I have to agree with you on your observations of the shopping that is still very much going on. I would also like to add the crowded restaurant parking lots that i drive by.

McDonalds, Wendy's, Etc...they are still lined up 10 deep during b-fast/lunch/dinner hours.

A good friend works for UPS, has for 30 years now. She says the traffic has not slowed since x-mas time. Maybe people have changed WHAT they buy but they are still very much buying.

I don't think we are there yet. Sure there are plenty that this recession hit hard. Unemployment at 10%, but that still leaves the other 90% to spend. I think of those about 50% 'got it' and have begun to live a more normal life without all the over consumption that we all grew accustomed to.

But things are still changing. Businesses failing, jobs being lost. In my small town we are still in laying off phases and there is not much end in site.

While we did not escape the job loss (however, this was a voluntary loss as hubby quit his corporate rat race job while he still had his sanity). But my family learned to live well below our means many years ago and we socked away enough to get us through. Now hubby can get on to doing something that he really enjoys. We know how to stretch a dollar til it screams and we saw the light and paid off all our debt before this crises hit. For once, right place, right time.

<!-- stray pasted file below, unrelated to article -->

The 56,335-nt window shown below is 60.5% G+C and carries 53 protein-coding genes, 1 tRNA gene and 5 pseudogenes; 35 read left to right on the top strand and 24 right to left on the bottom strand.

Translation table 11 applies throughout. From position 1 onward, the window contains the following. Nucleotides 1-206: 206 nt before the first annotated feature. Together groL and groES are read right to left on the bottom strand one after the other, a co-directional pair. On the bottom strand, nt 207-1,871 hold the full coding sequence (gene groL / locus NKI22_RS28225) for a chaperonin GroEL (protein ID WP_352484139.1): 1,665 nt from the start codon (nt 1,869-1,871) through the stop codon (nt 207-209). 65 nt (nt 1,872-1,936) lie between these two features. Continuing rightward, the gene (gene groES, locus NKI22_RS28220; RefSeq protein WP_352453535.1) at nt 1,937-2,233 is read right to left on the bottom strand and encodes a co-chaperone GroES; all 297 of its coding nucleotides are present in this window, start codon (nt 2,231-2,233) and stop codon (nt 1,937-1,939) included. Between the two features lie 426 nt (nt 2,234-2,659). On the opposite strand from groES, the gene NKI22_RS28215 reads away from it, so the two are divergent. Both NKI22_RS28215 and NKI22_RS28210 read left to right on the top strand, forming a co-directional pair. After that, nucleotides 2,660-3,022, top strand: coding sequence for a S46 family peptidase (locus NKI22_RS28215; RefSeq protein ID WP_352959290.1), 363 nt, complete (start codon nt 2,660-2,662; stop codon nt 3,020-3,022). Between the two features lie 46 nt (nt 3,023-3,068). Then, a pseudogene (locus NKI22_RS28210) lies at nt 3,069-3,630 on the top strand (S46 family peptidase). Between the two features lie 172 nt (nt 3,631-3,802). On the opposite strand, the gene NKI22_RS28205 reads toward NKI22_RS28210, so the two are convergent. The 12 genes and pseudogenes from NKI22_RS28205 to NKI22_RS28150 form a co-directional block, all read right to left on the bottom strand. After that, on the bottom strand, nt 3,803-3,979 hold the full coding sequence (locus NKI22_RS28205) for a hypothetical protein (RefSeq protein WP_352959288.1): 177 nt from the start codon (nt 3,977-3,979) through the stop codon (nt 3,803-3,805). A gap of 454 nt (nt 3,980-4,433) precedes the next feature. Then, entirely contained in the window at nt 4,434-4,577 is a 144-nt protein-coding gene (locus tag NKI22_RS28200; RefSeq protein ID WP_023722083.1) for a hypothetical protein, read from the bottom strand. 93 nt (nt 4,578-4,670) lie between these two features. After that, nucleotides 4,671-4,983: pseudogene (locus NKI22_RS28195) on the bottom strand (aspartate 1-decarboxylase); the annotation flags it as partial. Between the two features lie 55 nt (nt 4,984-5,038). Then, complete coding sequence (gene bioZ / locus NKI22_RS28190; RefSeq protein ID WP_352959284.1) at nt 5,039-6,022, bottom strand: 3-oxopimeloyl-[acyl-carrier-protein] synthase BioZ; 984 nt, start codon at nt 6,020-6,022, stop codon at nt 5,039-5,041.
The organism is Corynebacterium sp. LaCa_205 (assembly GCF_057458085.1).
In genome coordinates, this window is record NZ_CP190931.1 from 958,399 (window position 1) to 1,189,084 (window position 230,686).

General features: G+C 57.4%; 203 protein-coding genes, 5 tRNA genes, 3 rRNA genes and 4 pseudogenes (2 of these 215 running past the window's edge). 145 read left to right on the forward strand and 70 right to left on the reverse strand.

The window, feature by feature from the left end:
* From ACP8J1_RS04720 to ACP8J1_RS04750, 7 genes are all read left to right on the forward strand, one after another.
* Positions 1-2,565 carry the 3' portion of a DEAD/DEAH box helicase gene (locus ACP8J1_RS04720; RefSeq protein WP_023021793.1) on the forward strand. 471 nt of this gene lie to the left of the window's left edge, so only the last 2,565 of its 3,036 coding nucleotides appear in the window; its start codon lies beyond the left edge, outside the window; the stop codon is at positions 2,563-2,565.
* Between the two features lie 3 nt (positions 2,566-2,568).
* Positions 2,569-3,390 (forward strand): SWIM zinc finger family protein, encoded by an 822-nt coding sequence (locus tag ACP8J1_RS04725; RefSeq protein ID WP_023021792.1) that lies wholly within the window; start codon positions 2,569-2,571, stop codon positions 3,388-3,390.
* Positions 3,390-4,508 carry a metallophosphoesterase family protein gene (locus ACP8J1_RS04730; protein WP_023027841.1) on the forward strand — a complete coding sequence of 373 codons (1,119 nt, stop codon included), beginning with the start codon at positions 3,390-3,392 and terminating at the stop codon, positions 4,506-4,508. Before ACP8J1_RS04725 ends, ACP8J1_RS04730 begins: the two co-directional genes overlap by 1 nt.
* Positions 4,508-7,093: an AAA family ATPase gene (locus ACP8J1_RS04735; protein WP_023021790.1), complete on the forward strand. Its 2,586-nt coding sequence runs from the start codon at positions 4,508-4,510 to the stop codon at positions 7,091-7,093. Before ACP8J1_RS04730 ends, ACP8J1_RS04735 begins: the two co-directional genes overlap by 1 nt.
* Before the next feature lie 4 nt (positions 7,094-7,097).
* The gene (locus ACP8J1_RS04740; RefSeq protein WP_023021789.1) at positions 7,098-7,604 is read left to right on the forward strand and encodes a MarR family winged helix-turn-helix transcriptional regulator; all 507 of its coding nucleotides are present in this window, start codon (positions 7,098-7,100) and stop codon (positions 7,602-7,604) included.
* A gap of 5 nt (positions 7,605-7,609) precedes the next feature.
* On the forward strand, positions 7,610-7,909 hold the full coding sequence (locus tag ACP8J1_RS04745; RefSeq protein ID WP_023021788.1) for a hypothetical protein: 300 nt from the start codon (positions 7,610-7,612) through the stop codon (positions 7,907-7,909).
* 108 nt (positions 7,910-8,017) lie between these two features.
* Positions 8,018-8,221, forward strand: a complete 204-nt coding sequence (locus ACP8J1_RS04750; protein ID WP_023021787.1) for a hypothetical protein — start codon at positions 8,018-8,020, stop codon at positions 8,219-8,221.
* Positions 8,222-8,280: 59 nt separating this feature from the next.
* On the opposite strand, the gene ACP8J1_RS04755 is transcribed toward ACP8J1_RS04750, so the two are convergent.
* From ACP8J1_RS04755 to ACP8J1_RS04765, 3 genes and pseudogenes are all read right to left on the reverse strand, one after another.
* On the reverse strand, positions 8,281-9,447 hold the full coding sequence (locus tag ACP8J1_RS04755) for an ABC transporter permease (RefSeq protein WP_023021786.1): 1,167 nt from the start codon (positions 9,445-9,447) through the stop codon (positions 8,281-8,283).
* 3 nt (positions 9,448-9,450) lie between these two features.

Reba Kennedy said...


First- thanks for writing!

Love your blog and I've just added it to my blog roll.

And congratulations to you and your hubby for proactively simplifying your life. That is a wonderful thing!

God bless,

Laura said...

Hi Reba, just found your site. Your comment about the full parking lot makes me wonder if the dpression, if we are in one now, will be different than the one then in just that very way. It may be split more tween the haves and the have nots. Also ebay is still doing a brisk biz with colletibles. Makes me want to get out all my vintage stuff and sell it to those who are still buying. I was raised by parents who made it thru the depression and I have been almost as thrifty as them. I feel good that I have not been a wasteful person as I also have a love of the environment. My Mother, being a extrovert told me so much about survival during hard times that I can think of many ways to make it. We have been fortunate being in Teaxas to not see the worse effects of the country's donwturn. The middle of the US is a bit of an oasis currently. ciao, cau.

Reba Kennedy said...

Hi Laura,
Thanks for writing! Interesting about the EBay business in collectibles. I wonder who those buyers are ....
I agree with you that Texas is a good place to be right now - California is a beautiful state but I'm very happy that I'm not living there!
I wrote this post awhile back and here we are, ending the first quarter of 2011. I think it's clear that the country is in a depression at this point, and the question now is how long it will last and bad will it be. Certain regions of the country are harder hit than others, granted. But it's definitely a national economic crisis ... and maybe one that's inevitable given the past materialism and greed of the past few decades. ForeclosureGate, one example.

Whew! I'm veering from comment to post!
Thanks again for writing,Laura!
God bless,